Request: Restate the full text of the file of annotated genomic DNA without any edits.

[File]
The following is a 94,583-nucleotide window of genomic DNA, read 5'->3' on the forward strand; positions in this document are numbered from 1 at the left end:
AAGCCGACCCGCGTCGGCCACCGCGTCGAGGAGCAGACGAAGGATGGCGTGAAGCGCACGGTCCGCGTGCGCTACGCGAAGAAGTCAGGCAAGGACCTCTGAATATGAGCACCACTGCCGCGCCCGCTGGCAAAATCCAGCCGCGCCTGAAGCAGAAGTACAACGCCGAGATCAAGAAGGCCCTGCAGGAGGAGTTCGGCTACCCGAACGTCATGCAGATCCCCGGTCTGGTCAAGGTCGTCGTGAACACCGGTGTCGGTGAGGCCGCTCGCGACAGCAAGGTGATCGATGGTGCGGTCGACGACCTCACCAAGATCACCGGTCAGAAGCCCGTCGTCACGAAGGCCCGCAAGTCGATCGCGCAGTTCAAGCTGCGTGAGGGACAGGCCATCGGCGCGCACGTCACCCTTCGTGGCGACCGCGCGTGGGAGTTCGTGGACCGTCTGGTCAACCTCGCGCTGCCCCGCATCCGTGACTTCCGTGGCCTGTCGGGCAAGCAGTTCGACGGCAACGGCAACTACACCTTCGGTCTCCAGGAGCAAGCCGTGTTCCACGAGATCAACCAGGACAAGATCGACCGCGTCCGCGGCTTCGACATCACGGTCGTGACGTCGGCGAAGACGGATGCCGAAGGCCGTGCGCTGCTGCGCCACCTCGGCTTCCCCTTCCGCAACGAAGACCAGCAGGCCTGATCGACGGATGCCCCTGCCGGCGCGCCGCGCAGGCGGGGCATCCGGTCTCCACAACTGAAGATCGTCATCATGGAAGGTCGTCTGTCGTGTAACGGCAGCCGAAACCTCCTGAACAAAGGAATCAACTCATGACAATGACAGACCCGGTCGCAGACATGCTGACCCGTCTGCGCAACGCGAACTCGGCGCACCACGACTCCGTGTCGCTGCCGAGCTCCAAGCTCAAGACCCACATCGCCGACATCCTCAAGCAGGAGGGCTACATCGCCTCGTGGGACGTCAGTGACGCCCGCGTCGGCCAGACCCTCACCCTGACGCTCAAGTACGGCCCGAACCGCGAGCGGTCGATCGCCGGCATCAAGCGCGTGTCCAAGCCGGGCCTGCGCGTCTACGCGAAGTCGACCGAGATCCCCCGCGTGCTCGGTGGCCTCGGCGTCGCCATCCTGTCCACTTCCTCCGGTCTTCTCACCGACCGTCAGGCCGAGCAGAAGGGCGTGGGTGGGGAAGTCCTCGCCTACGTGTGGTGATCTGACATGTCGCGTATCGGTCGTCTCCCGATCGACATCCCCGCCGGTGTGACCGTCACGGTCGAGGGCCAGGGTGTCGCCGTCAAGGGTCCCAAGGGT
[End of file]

The following is a 94,583-nucleotide window of genomic DNA, read 5'->3' on the forward strand; positions in this document are numbered from 1 at the left end:
AAGCCGACCCGCGTCGGCCACCGCGTCGAGGAGCAGACGAAGGATGGCGTGAAGCGCACGGTCCGCGTGCGCTACGCGAAGAAGTCAGGCAAGGACCTCTGAATATGAGCACCACTGCCGCGCCCGCTGGCAAAATCCAGCCGCGCCTGAAGCAGAAGTACAACGCCGAGATCAAGAAGGCCCTGCAGGAGGAGTTCGGCTACCCGAACGTCATGCAGATCCCCGGTCTGGTCAAGGTCGTCGTGAACACCGGTGTCGGTGAGGCCGCTCGCGACAGCAAGGTGATCGATGGTGCGGTCGACGACCTCACCAAGATCACCGGTCAGAAGCCCGTCGTCACGAAGGCCCGCAAGTCGATCGCGCAGTTCAAGCTGCGTGAGGGACAGGCCATCGGCGCGCACGTCACCCTTCGTGGCGACCGCGCGTGGGAGTTCGTGGACCGTCTGGTCAACCTCGCGCTGCCCCGCATCCGTGACTTCCGTGGCCTGTCGGGCAAGCAGTTCGACGGCAACGGCAACTACACCTTCGGTCTCCAGGAGCAAGCCGTGTTCCACGAGATCAACCAGGACAAGATCGACCGCGTCCGCGGCTTCGACATCACGGTCGTGACGTCGGCGAAGACGGATGCCGAAGGCCGTGCGCTGCTGCGCCACCTCGGCTTCCCCTTCCGCAACGAAGACCAGCAGGCCTGATCGACGGATGCCCCTGCCGGCGCGCCGCGCAGGCGGGGCATCCGGTCTCCACAACTGAAGATCGTCATCATGGAAGGTCGTCTGTCGTGTAACGGCAGCCGAAACCTCCTGAACAAAGGAATCAACTCATGACAATGACAGACCCGGTCGCAGACATGCTGACCCGTCTGCGCAACGCGAACTCGGCGCACCACGACTCCGTGTCGCTGCCGAGCTCCAAGCTCAAGACCCACATCGCCGACATCCTCAAGCAGGAGGGCTACATCGCCTCGTGGGACGTCAGTGACGCCCGCGTCGGCCAGACCCTCACCCTGACGCTCAAGTACGGCCCGAACCGCGAGCGGTCGATCGCCGGCATCAAGCGCGTGTCCAAGCCGGGCCTGCGCGTCTACGCGAAGTCGACCGAGATCCCCCGCGTGCTCGGTGGCCTCGGCGTCGCCATCCTGTCCACTTCCTCCGGTCTTCTCACCGACCGTCAGGCCGAGCAGAAGGGCGTGGGTGGGGAAGTCCTCGCCTACGTGTGGTGATCTGACATGTCGCGTATCGGTCGTCTCCCGATCGACATCCCCGCCGGTGTGACCGTCACGGTCGAGGGCCAGGGTGTCGCCGTCAAGGGTCCCAAGGGT